Johnson told the press on Tuesday that he expects the BBC to be around “for a long time to come” the day after Dorries had questioned whether the national institution would still exist in a decade.
At a Conservative Party conference fringe event, Dorries was asked if the TV licence fee would still be compulsory in a decade or two.
She replied: “I can’t look into the future. Will the BBC still be here in 10 years? I don’t know…”
Referencing streaming platforms such as Netflix, she said: “It is a very competitive environment.
“This younger generation that are coming through, they certainly watch their television in a very different way to how my generation watched its TV, so who knows where we will be?”
Dorries was promoted to a senior cabinet minister in the prime minister’s reshuffle last month, but the move immediately sparked controversy as her past tweets have been accused of racism and homophobia.
In a wide ranging interview with GB News, the Prime Minister discussed HGV shortages, the future of the BBC and how the UK remains vulnerable to gas prices set by Russia. pic.twitter.com/fpY2CNDftj
— GB News (@GBNEWS) October 5, 2021
Johnson seemed to slap down Dorries’ comments when asked about the BBC during his press rounds on Tuesday.
Speaking to a rival broadcaster GB News, he said: “The BBC has been around for a very long time, it’s a great national institution, I’ve no doubt that it will be around for a long time to come.”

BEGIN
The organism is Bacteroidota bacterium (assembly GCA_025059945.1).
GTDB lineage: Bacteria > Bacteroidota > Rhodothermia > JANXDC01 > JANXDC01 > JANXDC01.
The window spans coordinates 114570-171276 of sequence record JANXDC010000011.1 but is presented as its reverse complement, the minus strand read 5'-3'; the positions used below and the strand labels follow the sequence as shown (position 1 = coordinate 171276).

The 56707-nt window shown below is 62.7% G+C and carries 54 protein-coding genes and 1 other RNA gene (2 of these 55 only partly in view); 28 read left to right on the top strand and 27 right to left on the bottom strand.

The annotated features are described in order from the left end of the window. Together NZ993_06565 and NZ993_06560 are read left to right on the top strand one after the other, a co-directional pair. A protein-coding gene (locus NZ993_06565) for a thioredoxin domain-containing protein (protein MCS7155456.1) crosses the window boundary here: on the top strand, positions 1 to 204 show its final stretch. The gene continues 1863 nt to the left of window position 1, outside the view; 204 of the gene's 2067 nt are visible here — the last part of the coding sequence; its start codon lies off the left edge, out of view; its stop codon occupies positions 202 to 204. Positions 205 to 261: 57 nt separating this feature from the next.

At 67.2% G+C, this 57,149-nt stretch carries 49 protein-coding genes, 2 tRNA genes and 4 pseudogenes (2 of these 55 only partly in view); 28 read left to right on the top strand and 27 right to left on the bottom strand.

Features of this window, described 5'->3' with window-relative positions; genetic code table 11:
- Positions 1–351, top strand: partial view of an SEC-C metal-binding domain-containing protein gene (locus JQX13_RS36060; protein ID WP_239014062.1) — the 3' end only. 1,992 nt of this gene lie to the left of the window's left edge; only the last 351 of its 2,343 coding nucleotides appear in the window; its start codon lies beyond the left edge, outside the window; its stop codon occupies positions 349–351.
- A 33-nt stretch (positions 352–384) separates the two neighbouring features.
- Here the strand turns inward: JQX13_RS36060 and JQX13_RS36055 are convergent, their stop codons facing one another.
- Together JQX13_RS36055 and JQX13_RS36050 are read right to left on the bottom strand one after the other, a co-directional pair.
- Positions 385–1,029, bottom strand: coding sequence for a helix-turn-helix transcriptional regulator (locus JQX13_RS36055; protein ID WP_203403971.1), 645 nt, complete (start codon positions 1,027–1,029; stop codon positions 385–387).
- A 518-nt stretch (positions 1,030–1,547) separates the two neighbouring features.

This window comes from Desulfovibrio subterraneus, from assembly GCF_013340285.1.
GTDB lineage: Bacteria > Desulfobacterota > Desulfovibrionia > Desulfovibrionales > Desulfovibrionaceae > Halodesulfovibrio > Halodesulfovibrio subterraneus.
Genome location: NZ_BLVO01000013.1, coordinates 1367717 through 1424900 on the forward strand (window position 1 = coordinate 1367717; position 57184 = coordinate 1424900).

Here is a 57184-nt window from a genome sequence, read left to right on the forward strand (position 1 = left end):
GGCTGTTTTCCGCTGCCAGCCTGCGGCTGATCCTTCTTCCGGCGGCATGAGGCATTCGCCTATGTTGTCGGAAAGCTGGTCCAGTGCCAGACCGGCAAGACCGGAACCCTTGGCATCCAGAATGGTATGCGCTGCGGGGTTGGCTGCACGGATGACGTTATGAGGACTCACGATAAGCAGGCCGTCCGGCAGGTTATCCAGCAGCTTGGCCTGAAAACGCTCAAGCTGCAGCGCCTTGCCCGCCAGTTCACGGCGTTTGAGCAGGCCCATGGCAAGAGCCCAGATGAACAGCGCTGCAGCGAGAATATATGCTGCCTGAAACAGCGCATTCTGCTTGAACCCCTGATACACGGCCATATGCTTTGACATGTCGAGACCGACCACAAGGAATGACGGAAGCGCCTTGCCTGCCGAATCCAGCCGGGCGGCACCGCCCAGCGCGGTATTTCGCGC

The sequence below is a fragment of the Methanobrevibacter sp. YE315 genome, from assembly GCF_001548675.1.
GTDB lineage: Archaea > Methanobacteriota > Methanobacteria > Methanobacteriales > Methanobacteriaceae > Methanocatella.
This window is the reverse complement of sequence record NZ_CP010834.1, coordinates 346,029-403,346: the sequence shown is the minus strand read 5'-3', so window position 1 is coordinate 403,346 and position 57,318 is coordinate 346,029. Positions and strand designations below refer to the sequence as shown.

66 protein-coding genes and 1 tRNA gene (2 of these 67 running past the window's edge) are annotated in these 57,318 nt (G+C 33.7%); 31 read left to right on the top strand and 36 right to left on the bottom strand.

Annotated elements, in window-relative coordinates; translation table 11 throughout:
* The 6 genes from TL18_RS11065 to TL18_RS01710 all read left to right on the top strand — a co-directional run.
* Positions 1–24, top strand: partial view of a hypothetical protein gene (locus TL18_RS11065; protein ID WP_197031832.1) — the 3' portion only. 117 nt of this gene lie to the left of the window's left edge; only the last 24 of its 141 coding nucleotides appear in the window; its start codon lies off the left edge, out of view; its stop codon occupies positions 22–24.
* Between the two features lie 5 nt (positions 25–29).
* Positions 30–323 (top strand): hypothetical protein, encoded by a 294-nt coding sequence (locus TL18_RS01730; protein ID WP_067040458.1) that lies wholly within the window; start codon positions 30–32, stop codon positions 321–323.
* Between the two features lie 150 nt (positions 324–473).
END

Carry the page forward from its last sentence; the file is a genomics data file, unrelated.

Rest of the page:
The surprising defence also came just hours after he clashed with one of the hosts of BBC Radio 4 Today Programme Nick Robinson.
Johnson and Robinson repeatedly interrupted each other, until the BBC journalist said: “Prime minister, stop talking, we are going to have questions and answers, not where you merely talk, if you wouldn’t mind.”
The prime minster’s remarks are also quite far removed from the usual attitude the Conservatives have towards the BBC, which has seen senior Tories including home secretary Priti Patel threaten to change the governance of the institution.
As Dorries told the fringe event: “The perspective of the BBC is that they will get a settlement fee and then we will talk about how they are going to change.
“My perspective is ’tell me how you are going to change and then you get the settlement fee’.”
This year’s Conservative Party conference has also seen justice secretary Dominic Raab smile at the “attractive idea” of offering clemency to people who did not pay their licence fee to ease the burden on magistrates’ courts.
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